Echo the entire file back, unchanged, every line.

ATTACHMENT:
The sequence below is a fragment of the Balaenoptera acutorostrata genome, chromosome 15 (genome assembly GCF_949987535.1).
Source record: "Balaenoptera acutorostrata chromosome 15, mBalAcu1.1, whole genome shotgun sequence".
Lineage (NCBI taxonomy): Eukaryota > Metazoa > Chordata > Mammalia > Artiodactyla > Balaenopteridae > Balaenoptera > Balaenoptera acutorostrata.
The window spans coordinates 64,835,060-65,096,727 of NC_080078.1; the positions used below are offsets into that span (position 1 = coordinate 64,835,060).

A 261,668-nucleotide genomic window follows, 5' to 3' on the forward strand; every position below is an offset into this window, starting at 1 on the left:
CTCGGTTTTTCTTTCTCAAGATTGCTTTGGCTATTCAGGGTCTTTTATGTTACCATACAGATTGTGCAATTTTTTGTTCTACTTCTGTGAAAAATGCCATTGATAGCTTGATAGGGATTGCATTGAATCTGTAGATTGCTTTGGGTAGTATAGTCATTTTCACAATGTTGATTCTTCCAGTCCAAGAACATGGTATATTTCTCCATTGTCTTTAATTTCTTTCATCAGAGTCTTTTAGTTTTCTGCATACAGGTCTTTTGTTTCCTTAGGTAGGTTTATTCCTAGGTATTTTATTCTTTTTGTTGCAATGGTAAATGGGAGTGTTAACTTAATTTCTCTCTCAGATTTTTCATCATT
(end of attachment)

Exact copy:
The sequence below is a fragment of the Balaenoptera acutorostrata genome, chromosome 15 (genome assembly GCF_949987535.1).
Source record: "Balaenoptera acutorostrata chromosome 15, mBalAcu1.1, whole genome shotgun sequence".
Lineage (NCBI taxonomy): Eukaryota > Metazoa > Chordata > Mammalia > Artiodactyla > Balaenopteridae > Balaenoptera > Balaenoptera acutorostrata.
The window spans coordinates 64,835,060-65,096,727 of NC_080078.1; the positions used below are offsets into that span (position 1 = coordinate 64,835,060).

A 261,668-nucleotide genomic window follows, 5' to 3' on the forward strand; every position below is an offset into this window, starting at 1 on the left:
CTCGGTTTTTCTTTCTCAAGATTGCTTTGGCTATTCAGGGTCTTTTATGTTACCATACAGATTGTGCAATTTTTTGTTCTACTTCTGTGAAAAATGCCATTGATAGCTTGATAGGGATTGCATTGAATCTGTAGATTGCTTTGGGTAGTATAGTCATTTTCACAATGTTGATTCTTCCAGTCCAAGAACATGGTATATTTCTCCATTGTCTTTAATTTCTTTCATCAGAGTCTTTTAGTTTTCTGCATACAGGTCTTTTGTTTCCTTAGGTAGGTTTATTCCTAGGTATTTTATTCTTTTTGTTGCAATGGTAAATGGGAGTGTTAACTTAATTTCTCTCTCAGATTTTTCATCATT